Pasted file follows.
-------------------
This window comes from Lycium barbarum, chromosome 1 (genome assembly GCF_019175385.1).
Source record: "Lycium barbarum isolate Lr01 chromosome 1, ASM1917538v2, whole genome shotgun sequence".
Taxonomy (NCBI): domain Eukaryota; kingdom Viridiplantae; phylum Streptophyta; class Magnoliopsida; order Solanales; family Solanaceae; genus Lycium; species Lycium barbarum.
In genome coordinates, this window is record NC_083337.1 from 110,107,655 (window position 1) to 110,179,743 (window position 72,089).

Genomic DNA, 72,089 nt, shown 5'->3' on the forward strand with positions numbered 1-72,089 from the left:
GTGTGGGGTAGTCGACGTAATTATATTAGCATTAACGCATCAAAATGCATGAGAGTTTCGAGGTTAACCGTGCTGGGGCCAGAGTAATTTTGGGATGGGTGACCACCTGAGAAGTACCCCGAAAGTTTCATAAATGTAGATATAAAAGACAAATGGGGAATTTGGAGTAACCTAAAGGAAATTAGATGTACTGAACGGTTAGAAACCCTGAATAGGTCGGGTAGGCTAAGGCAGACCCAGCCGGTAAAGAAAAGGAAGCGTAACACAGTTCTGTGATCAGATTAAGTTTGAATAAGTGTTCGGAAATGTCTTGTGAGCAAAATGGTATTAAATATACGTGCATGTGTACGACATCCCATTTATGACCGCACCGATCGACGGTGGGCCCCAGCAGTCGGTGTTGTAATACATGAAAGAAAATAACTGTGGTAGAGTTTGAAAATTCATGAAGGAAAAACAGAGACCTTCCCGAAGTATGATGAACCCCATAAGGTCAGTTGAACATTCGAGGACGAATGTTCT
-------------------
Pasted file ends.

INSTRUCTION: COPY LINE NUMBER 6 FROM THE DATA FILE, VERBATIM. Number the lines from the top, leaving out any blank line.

GTGTGGGGTAGTCGACGTAATTATATTAGCATTAACGCATCAAAATGCATGAGAGTTTCGAGGTTAACCGTGCTGGGGCCAGAGTAATTTTGGGATGGGTGACCACCTGAGAAGTACCCCGAAAGTTTCATAAATGTAGATATAAAAGACAAATGGGGAATTTGGAGTAACCTAAAGGAAATTAGATGTACTGAACGGTTAGAAACCCTGAATAGGTCGGGTAGGCTAAGGCAGACCCAGCCGGTAAAGAAAAGGAAGCGTAACACAGTTCTGTGATCAGATTAAGTTTGAATAAGTGTTCGGAAATGTCTTGTGAGCAAAATGGTATTAAATATACGTGCATGTGTACGACATCCCATTTATGACCGCACCGATCGACGGTGGGCCCCAGCAGTCGGTGTTGTAATACATGAAAGAAAATAACTGTGGTAGAGTTTGAAAATTCATGAAGGAAAAACAGAGACCTTCCCGAAGTATGATGAACCCCATAAGGTCAGTTGAACATTCGAGGACGAATGTTCT